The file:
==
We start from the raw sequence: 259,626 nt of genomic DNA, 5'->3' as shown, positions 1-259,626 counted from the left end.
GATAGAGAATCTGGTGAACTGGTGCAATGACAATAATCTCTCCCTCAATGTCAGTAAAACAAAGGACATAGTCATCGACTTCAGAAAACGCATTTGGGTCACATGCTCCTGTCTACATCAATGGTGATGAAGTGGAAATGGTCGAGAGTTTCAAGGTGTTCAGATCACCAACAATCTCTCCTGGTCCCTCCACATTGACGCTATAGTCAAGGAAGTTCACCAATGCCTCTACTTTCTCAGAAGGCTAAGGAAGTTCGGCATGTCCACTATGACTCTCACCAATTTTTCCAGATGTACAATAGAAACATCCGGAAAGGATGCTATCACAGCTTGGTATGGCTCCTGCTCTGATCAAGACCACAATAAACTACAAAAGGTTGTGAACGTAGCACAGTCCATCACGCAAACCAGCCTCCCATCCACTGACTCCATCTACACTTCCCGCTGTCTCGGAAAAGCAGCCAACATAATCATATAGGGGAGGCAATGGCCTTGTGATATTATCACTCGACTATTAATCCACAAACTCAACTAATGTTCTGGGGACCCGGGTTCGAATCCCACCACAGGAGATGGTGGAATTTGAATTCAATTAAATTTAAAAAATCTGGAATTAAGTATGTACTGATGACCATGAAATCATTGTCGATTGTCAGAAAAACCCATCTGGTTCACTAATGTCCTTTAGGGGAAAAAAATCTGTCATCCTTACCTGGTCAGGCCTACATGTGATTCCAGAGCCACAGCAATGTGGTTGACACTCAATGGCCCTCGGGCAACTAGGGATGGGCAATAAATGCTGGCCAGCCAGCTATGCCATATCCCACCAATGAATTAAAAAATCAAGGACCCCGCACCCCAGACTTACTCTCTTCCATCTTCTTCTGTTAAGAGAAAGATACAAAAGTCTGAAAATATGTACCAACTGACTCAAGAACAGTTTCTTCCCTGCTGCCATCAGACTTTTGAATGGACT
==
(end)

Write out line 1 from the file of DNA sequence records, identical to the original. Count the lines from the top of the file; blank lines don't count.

We start from the raw sequence: 259,626 nt of genomic DNA, 5'->3' as shown, positions 1-259,626 counted from the left end.